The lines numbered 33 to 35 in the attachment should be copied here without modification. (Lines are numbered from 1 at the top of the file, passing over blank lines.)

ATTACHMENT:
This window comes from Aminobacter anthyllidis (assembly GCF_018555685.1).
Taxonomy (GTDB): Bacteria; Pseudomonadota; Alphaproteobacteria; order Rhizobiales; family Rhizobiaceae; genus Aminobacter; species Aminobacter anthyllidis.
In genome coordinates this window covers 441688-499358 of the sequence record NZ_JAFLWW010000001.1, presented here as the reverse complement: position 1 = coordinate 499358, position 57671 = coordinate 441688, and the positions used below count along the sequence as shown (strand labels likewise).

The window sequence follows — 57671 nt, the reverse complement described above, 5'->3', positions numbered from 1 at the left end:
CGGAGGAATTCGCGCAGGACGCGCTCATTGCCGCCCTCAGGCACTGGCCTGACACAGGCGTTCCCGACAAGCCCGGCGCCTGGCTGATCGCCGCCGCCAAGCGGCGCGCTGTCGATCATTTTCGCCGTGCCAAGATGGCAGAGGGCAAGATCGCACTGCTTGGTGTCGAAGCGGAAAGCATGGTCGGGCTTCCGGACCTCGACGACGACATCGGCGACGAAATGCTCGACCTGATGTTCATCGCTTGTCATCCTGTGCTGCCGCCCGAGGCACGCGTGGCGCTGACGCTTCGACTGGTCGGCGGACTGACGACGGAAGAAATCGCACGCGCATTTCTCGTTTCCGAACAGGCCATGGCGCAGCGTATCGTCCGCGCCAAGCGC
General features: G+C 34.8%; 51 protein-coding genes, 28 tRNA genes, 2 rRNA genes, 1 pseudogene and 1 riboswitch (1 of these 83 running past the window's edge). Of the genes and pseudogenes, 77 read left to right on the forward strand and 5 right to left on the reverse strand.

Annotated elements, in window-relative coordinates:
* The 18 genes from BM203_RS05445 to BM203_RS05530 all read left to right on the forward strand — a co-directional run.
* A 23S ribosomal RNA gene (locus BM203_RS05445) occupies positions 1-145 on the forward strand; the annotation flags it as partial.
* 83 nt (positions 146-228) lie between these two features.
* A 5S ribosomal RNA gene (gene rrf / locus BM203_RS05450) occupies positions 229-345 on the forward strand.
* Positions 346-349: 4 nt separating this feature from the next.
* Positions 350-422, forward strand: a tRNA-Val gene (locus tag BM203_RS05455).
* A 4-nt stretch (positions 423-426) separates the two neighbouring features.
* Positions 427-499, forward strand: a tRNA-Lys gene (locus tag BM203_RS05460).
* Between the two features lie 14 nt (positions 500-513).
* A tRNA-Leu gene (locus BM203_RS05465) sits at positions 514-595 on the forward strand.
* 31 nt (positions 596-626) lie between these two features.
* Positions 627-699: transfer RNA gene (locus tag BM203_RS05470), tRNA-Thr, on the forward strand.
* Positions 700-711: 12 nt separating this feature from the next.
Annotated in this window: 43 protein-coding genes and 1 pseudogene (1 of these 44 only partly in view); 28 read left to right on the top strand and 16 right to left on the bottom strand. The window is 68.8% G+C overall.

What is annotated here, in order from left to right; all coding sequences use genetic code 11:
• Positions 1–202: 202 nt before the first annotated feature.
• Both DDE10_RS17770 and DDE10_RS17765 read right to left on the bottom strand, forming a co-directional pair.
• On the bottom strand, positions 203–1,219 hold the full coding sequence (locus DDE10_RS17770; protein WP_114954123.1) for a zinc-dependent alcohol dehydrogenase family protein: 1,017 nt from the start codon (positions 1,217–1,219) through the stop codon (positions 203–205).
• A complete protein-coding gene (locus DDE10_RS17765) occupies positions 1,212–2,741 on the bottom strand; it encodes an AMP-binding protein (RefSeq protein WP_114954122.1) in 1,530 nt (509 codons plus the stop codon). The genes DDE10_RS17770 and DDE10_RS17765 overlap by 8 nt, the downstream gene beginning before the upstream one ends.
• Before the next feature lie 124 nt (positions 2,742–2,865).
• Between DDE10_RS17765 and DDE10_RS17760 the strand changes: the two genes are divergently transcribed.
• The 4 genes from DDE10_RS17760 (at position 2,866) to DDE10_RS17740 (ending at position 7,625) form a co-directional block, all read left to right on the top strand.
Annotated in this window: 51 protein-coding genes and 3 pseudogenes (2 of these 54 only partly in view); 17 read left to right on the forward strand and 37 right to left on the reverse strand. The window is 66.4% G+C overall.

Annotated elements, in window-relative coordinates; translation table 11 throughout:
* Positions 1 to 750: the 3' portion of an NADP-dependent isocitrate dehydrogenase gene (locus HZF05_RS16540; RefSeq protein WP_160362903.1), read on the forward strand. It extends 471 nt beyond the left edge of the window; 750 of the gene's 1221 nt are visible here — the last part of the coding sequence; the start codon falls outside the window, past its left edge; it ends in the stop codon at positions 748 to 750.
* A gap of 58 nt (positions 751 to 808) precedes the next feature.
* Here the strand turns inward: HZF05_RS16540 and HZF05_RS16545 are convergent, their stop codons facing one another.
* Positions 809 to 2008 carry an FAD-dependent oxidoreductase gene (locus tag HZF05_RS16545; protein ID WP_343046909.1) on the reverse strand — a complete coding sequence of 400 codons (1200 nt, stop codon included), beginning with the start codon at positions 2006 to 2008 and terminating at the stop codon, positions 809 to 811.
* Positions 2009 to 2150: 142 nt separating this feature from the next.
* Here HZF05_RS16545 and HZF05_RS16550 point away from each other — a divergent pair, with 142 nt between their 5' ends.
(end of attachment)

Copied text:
* A gap of 58 nt (positions 751 to 808) precedes the next feature.
* Here the strand turns inward: HZF05_RS16540 and HZF05_RS16545 are convergent, their stop codons facing one another.
* Positions 809 to 2008 carry an FAD-dependent oxidoreductase gene (locus tag HZF05_RS16545; protein ID WP_343046909.1) on the reverse strand — a complete coding sequence of 400 codons (1200 nt, stop codon included), beginning with the start codon at positions 2006 to 2008 and terminating at the stop codon, positions 809 to 811.